Instead, someone who wishes to construct such a facility has to find an area with very low ground conductivity (a requirement opposite to usual radio transmitter sites), bury two huge electrodes in the ground at different sites, and then feed lines to them from a station in the middle, in the form of wires on poles. Although other separations are possible, the distance used by the ZEVS transmitter located near Murmansk is 60 kilometres (37 miles). As the ground conductivity is poor, the current between the electrodes will penetrate deep into the Earth, essentially using a large part of the globe as an antenna. The antenna length in Republic, Michigan, was approximately 52 kilometers (32 mi). The antenna is very inefficient. To drive it, a dedicated power plant seems to be required, although the power emitted as radiation is only a few watts. Its transmission can be received virtually anywhere. A station in Antarctica at 78° S 167° W detected transmission when the Soviet Navy put their ZEVS antenna into operation.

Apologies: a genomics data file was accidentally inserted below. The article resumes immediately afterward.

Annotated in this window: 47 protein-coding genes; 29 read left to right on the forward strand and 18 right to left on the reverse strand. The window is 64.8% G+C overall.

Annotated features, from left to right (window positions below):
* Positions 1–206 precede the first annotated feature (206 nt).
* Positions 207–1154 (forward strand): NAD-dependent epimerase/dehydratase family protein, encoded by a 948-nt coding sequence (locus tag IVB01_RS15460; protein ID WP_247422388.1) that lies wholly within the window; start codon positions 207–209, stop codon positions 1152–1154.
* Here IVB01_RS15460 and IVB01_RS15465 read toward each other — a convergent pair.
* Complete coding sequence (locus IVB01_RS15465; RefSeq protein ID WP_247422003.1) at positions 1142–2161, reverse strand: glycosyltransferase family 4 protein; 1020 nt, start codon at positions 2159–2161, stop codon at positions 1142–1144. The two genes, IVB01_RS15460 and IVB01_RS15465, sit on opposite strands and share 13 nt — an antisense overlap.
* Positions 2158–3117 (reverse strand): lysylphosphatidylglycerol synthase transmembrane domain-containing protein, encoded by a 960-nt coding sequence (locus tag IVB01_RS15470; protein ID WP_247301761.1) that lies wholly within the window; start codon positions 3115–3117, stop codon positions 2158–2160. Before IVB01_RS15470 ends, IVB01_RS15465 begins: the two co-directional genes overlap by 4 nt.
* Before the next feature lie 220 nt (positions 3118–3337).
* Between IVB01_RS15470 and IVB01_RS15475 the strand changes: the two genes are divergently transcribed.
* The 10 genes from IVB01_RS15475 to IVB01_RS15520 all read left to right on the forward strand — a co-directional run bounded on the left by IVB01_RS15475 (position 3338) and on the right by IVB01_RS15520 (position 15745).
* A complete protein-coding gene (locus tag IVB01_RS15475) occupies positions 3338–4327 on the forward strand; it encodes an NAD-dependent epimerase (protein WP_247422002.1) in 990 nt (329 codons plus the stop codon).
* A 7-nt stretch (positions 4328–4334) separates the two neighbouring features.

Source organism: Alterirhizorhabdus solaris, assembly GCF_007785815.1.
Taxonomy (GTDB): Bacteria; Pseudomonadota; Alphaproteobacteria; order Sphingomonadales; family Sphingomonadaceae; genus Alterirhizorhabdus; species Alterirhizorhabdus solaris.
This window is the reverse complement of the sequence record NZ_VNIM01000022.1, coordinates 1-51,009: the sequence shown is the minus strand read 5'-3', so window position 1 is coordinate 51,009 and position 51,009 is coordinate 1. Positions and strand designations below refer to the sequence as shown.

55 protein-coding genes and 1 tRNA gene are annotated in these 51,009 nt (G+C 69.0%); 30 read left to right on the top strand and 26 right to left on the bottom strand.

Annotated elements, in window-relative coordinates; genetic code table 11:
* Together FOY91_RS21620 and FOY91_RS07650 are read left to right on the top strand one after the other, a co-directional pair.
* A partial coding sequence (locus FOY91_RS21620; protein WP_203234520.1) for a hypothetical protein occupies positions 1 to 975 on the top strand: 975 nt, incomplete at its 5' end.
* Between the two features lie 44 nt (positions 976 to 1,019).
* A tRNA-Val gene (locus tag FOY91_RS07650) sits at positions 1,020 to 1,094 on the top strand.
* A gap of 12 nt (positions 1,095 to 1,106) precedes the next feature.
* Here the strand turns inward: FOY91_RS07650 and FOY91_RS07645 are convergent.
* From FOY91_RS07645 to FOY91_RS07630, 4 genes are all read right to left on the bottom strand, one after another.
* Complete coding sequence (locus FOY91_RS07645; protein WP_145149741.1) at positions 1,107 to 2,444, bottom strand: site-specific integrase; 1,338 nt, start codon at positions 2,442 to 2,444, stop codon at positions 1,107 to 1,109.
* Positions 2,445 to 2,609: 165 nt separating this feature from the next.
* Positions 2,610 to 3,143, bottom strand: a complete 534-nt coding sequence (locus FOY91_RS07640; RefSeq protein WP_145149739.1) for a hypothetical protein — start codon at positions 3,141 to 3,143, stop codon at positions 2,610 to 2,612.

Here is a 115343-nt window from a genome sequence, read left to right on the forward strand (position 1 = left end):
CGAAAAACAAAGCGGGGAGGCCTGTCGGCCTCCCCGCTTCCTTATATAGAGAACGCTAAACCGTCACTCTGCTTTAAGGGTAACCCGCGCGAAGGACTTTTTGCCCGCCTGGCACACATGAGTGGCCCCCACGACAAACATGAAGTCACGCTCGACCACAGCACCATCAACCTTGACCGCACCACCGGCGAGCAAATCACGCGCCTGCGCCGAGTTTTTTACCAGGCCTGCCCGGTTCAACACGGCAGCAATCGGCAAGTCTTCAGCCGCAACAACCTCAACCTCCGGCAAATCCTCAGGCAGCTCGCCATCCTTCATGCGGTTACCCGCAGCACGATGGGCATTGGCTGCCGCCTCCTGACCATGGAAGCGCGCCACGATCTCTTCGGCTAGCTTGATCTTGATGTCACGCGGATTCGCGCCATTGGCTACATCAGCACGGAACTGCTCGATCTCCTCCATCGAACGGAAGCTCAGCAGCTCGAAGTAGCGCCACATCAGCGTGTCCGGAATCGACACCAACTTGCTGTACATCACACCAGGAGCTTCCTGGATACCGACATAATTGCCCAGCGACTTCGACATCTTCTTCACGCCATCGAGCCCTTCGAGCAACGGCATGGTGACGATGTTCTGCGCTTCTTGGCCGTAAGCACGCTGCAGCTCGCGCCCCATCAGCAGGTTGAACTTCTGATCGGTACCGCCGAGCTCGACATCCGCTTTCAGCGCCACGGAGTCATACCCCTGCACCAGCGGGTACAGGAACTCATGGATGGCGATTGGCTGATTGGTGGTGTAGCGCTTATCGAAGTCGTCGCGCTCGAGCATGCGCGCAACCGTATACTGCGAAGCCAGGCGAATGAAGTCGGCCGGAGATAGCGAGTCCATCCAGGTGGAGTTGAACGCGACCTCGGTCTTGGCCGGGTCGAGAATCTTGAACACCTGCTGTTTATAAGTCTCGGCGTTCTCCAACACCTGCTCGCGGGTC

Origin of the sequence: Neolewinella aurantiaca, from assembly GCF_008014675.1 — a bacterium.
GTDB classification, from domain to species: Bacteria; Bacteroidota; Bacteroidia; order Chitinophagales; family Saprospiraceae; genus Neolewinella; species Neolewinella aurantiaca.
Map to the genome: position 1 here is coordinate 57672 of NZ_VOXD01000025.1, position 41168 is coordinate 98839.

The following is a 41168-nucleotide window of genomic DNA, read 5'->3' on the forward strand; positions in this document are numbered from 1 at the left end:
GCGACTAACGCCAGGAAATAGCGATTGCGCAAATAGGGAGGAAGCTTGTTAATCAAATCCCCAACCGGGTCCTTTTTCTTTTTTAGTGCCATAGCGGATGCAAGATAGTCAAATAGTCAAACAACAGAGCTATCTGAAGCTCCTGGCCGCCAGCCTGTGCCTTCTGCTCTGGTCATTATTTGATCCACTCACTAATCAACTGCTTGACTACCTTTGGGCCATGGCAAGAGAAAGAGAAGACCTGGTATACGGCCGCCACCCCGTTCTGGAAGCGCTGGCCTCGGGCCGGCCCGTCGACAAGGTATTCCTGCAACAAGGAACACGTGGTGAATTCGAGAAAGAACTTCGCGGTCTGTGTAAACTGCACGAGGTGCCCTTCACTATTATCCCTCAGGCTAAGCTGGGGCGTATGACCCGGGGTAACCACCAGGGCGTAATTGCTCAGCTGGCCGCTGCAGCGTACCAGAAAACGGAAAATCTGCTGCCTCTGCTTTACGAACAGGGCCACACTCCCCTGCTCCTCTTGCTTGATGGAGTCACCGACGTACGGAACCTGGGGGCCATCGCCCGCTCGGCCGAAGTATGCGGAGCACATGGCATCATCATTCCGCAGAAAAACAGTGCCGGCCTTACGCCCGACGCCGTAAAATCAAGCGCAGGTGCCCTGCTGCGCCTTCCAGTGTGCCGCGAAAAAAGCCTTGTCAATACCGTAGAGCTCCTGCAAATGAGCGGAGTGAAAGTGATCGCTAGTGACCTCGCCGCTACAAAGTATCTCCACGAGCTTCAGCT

Owing to the technical difficulty of building an ELF transmitter, the U.S., China, Russia, and India are the only nations known to have constructed ELF communication facilities. Until it was dismantled in late September 2004, the American Seafarer, later called Project ELF system (76 Hz), consisted of two antennas, located at Clam Lake, Wisconsin (since 1977), and at Republic, Michigan, in the Upper Peninsula (since 1980). The Russian antenna (ZEVS, 82 Hz) is installed at the Kola Peninsula near Murmansk. It was noticed by the West in the early 1990s. The Indian Navy has an operational VLF communication facility at the INS Kattabomman naval base to communicate with its Arihant class and Akula class submarines. Beginning in 2012, this facility was being upgraded to also transmit ELF communications. China on the other hand has recently constructed the world’s largest ELF facility roughly the size of New York City in order to communicate with its submarine forces without them having to surface.